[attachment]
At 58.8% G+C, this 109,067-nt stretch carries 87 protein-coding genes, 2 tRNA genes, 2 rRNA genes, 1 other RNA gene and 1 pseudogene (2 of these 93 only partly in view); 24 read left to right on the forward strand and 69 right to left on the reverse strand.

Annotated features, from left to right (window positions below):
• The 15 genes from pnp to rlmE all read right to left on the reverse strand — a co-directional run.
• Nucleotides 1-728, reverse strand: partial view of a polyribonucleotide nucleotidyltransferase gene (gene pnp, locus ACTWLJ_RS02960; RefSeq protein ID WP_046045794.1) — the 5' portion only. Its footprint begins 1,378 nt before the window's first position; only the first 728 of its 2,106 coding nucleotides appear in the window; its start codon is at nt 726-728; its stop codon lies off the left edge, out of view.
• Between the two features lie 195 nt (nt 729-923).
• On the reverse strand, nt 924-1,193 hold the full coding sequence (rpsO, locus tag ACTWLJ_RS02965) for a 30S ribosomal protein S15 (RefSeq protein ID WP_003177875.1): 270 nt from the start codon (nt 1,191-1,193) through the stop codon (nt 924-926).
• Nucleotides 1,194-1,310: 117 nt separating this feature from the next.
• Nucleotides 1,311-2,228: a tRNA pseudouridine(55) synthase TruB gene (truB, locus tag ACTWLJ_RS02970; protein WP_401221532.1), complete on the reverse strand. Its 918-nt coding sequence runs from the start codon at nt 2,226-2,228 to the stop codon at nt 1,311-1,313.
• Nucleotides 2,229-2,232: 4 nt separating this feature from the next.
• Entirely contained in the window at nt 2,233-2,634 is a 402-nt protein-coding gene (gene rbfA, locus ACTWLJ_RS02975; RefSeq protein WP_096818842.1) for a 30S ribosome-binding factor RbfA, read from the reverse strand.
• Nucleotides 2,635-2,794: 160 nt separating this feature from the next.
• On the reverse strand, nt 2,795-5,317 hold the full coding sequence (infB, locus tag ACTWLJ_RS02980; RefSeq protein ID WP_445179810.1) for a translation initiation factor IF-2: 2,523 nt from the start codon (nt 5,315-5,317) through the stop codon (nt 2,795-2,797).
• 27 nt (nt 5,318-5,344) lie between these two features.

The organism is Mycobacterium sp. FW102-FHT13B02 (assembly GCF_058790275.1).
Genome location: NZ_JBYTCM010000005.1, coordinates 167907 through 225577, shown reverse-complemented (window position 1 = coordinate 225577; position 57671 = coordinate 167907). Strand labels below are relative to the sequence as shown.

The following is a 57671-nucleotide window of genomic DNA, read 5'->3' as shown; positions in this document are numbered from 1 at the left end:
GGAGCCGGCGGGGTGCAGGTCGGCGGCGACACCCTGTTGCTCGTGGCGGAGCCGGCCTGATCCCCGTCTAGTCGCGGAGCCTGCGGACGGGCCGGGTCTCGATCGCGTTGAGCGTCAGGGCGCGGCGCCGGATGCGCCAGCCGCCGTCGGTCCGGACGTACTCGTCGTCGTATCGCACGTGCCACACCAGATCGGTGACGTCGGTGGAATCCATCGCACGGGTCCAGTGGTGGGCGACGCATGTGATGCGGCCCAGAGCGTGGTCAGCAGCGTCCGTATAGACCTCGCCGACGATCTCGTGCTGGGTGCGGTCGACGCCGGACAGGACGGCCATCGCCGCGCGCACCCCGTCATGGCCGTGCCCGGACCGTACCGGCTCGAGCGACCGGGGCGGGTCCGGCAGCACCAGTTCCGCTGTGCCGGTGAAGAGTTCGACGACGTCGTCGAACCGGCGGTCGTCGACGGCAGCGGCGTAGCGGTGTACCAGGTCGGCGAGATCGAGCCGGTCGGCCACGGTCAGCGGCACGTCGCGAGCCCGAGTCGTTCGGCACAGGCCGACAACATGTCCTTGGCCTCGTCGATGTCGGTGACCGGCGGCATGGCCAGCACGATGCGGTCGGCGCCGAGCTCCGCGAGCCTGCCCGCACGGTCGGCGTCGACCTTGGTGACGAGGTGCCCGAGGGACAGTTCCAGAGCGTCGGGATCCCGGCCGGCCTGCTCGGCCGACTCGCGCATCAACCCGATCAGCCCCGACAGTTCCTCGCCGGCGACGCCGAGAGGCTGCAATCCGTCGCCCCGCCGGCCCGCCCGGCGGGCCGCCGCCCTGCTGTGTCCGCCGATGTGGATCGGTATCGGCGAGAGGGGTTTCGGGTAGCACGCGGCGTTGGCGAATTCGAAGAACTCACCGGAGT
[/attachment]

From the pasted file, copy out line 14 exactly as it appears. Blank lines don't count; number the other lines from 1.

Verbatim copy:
The organism is Mycobacterium sp. FW102-FHT13B02 (assembly GCF_058790275.1).